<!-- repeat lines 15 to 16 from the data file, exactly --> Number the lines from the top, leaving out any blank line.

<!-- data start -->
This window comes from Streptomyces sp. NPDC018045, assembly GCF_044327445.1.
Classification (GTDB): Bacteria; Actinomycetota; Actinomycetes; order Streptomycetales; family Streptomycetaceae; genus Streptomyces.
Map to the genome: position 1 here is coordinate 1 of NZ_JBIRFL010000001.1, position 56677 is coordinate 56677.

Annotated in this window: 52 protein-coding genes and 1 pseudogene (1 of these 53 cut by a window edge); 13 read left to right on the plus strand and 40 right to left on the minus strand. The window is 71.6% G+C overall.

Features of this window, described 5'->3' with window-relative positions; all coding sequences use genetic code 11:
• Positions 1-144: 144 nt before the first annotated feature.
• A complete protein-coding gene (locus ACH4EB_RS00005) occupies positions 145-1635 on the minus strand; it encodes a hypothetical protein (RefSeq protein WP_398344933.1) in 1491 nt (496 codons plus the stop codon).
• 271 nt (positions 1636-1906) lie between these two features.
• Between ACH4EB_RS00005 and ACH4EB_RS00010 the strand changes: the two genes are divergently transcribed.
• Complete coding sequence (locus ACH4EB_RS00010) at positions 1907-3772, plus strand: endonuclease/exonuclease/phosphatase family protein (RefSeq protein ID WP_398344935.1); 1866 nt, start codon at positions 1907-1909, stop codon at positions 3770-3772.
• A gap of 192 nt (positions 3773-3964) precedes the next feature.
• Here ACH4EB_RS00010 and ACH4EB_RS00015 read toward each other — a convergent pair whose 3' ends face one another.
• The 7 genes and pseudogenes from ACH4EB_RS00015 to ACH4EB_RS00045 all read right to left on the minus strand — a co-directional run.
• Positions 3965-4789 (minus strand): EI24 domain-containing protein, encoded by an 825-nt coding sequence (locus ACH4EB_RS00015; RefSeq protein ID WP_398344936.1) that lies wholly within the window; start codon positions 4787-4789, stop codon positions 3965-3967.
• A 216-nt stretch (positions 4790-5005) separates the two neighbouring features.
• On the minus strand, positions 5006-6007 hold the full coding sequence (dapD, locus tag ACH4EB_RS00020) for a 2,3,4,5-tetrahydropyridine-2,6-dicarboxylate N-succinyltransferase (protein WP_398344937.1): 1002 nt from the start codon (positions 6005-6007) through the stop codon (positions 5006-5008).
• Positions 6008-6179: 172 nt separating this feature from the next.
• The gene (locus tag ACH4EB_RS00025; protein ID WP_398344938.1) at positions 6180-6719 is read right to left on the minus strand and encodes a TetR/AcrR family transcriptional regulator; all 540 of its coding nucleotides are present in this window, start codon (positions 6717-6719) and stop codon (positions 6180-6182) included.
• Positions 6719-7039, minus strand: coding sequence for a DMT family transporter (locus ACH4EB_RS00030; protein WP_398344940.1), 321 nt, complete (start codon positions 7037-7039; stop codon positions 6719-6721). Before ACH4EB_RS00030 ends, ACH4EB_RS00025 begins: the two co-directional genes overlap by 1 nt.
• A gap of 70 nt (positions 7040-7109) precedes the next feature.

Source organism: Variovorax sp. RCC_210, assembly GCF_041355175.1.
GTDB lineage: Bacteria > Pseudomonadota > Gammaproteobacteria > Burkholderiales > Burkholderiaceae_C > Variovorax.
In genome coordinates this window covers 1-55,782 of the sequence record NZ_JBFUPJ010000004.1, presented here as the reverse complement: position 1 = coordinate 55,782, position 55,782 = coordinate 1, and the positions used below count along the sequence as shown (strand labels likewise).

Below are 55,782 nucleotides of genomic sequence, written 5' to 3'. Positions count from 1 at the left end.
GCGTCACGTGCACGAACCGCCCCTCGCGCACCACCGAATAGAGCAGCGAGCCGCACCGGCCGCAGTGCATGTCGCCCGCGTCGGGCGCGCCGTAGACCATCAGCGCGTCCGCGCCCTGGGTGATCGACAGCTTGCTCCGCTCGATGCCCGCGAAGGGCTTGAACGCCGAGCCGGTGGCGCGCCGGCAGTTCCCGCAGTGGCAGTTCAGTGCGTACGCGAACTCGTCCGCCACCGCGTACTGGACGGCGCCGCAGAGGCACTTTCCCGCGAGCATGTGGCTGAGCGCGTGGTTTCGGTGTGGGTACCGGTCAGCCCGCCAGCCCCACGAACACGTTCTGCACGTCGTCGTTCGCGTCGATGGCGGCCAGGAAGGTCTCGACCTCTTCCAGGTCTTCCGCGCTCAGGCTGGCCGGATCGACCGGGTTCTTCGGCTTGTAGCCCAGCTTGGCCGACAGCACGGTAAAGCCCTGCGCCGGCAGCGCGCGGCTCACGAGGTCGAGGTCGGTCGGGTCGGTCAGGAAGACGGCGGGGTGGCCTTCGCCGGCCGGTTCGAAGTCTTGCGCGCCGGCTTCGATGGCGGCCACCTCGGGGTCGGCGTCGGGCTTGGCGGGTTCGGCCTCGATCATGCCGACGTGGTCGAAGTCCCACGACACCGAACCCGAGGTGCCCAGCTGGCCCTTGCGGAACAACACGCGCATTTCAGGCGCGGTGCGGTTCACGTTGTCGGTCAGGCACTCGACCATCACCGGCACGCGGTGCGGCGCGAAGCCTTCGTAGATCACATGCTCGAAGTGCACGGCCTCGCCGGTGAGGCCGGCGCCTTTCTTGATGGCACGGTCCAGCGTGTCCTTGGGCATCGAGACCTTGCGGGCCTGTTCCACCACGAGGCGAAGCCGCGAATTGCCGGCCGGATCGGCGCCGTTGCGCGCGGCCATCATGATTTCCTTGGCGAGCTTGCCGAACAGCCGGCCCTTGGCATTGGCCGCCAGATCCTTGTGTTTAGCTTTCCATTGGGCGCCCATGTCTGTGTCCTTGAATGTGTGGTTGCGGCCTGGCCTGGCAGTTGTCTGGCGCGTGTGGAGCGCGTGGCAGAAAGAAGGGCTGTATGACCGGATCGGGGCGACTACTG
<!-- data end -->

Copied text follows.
• A 216-nt stretch (positions 4790-5005) separates the two neighbouring features.
• On the minus strand, positions 5006-6007 hold the full coding sequence (dapD, locus tag ACH4EB_RS00020) for a 2,3,4,5-tetrahydropyridine-2,6-dicarboxylate N-succinyltransferase (protein WP_398344937.1): 1002 nt from the start codon (positions 6005-6007) through the stop codon (positions 5006-5008).